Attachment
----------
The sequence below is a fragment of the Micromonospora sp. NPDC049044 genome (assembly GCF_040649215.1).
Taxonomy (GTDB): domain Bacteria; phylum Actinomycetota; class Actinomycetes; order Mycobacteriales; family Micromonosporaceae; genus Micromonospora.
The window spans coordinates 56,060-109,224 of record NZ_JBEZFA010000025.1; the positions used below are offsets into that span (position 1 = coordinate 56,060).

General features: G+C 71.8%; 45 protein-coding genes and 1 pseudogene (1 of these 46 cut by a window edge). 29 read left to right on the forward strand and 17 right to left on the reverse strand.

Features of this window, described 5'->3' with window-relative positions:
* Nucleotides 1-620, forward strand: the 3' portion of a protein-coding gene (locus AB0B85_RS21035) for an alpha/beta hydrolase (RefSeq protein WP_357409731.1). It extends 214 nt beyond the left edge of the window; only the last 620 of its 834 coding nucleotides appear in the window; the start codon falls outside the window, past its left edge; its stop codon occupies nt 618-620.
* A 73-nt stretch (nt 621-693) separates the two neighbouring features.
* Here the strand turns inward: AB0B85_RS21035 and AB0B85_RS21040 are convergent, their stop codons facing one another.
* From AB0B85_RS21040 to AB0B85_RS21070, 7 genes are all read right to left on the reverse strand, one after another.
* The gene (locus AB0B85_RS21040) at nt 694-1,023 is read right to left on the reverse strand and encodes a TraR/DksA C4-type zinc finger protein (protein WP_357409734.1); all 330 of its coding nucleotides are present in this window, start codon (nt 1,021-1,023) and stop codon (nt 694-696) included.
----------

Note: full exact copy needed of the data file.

The sequence below is a fragment of the Micromonospora sp. NPDC049044 genome (assembly GCF_040649215.1).
Taxonomy (GTDB): domain Bacteria; phylum Actinomycetota; class Actinomycetes; order Mycobacteriales; family Micromonosporaceae; genus Micromonospora.
The window spans coordinates 56,060-109,224 of record NZ_JBEZFA010000025.1; the positions used below are offsets into that span (position 1 = coordinate 56,060).

General features: G+C 71.8%; 45 protein-coding genes and 1 pseudogene (1 of these 46 cut by a window edge). 29 read left to right on the forward strand and 17 right to left on the reverse strand.

Features of this window, described 5'->3' with window-relative positions:
* Nucleotides 1-620, forward strand: the 3' portion of a protein-coding gene (locus AB0B85_RS21035) for an alpha/beta hydrolase (RefSeq protein WP_357409731.1). It extends 214 nt beyond the left edge of the window; only the last 620 of its 834 coding nucleotides appear in the window; the start codon falls outside the window, past its left edge; its stop codon occupies nt 618-620.
* A 73-nt stretch (nt 621-693) separates the two neighbouring features.
* Here the strand turns inward: AB0B85_RS21035 and AB0B85_RS21040 are convergent, their stop codons facing one another.
* From AB0B85_RS21040 to AB0B85_RS21070, 7 genes are all read right to left on the reverse strand, one after another.
* The gene (locus AB0B85_RS21040) at nt 694-1,023 is read right to left on the reverse strand and encodes a TraR/DksA C4-type zinc finger protein (protein WP_357409734.1); all 330 of its coding nucleotides are present in this window, start codon (nt 1,021-1,023) and stop codon (nt 694-696) included.